South Africa: The Forgotten and Hungry of Our Informal Settlements


Residents of Pango Camp in Krugersdorp's informal settlement of Munsieville say their pleas for social relief from the government have fallen on deaf ears, but they are not giving up. They say they are finding ways to keep hunger at bay.

Over 18 months ago, 42-year-old Elize Saunders watched as children rummaged through a dump site near her house in Pango Camp in Munsieville, Krugersdorp, looking for food. She couldn't ignore it then, and has not been able to do so now, as the impact of Covid-19 is increasingly felt in the informal settlement.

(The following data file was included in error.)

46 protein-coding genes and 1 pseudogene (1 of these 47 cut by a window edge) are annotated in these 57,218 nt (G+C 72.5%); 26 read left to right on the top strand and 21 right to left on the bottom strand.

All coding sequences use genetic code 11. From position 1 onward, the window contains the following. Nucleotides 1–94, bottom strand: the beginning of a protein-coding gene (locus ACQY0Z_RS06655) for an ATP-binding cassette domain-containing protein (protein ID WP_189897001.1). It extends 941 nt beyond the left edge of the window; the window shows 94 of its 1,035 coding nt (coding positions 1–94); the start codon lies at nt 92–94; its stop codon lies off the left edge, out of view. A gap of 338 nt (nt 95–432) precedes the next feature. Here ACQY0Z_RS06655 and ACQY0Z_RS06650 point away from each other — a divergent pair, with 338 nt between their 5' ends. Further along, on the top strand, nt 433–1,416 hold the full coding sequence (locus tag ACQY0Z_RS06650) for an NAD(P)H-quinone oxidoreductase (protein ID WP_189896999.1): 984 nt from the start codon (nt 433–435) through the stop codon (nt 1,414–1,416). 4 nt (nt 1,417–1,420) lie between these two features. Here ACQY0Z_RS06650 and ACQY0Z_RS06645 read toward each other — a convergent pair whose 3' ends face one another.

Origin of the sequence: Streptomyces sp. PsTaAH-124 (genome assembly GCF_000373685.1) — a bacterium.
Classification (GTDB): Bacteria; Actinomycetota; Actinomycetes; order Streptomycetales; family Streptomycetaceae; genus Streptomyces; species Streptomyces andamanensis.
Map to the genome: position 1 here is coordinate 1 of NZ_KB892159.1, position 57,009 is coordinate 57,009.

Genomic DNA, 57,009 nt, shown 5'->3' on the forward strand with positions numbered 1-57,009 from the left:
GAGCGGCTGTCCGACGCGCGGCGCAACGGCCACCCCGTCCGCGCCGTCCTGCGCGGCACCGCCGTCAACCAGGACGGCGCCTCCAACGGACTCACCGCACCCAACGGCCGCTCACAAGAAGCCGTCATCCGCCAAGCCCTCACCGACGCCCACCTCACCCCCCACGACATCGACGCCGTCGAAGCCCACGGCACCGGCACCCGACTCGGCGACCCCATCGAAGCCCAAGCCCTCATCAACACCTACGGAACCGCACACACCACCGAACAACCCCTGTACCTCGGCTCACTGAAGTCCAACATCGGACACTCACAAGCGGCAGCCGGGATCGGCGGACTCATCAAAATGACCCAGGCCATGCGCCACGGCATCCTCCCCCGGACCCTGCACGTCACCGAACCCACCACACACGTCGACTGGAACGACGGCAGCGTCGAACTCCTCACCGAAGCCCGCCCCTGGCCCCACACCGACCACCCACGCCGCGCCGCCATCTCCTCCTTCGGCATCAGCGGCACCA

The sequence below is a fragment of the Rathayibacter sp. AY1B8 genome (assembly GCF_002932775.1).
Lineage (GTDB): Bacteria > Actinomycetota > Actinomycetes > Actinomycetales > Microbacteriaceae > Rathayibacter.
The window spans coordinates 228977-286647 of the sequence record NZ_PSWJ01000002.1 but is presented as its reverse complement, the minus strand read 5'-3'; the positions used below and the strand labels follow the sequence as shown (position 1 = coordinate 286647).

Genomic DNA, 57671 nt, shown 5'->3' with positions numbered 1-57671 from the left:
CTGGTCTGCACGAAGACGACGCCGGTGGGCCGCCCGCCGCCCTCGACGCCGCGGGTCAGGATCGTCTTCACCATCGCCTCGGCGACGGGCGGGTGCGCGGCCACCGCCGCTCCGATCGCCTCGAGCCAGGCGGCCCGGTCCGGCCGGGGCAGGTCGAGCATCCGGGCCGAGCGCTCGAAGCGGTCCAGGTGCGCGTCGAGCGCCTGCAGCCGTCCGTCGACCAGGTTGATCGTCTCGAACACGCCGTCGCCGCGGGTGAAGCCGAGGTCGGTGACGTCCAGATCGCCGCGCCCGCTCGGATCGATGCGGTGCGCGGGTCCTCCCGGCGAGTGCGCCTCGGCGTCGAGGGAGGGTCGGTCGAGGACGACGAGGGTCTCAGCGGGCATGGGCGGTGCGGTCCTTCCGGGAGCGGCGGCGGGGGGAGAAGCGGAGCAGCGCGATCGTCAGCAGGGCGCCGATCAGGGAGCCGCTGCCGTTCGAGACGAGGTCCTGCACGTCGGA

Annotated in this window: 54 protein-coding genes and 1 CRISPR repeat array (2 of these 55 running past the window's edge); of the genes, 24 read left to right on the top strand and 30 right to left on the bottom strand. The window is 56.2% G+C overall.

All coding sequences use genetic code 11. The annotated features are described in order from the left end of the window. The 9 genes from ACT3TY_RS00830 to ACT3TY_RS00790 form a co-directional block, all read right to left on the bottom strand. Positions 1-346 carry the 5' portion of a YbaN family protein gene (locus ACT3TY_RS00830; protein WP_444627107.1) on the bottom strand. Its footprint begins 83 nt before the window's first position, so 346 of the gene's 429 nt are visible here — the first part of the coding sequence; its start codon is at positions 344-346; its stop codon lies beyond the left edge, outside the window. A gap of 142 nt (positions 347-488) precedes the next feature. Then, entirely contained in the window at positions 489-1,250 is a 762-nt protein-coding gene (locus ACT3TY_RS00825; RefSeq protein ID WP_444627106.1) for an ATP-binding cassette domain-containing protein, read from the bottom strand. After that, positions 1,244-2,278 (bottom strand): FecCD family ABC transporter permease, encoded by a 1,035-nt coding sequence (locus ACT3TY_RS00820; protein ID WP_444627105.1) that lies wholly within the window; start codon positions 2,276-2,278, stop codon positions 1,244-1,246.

Saunders and her 21-year-old son, Rudolf Mulder, who received his chef diploma from Guvon Academy in 2018, began feeding 50 children some 18 months ago. Today, that number has trebled to 150.

An unidentified woman is seen as she prepares to cook food for distribution in Pango Camp. According to residents of Pango Camp, The South African government has not provided food parcels for white residents of the camp but has supplied residents of black occupied informal settlements. The residents rely on food handouts from private donors. (Photo: Shiraaz Mohamed)

The children come from Pango Camp and neighbouring informal settlements. They get two meals a day...

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